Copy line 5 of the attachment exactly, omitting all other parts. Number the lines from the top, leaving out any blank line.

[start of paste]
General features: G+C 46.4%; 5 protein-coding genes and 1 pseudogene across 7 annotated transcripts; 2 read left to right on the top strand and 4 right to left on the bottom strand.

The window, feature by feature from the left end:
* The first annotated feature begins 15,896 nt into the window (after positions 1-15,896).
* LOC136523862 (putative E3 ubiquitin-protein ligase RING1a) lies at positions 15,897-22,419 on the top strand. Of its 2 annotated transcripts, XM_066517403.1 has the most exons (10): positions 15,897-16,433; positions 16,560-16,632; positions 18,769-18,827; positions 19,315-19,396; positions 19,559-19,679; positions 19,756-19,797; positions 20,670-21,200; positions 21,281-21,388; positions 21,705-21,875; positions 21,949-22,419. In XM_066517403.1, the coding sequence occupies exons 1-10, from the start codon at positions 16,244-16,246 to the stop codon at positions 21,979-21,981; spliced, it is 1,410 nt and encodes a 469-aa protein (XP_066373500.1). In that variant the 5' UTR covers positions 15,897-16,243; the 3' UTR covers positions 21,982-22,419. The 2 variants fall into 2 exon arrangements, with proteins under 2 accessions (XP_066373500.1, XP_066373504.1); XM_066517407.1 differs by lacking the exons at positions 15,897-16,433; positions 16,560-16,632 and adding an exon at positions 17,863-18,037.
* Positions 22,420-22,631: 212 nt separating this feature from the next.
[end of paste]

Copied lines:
* Positions 22,420-22,631: 212 nt separating this feature from the next.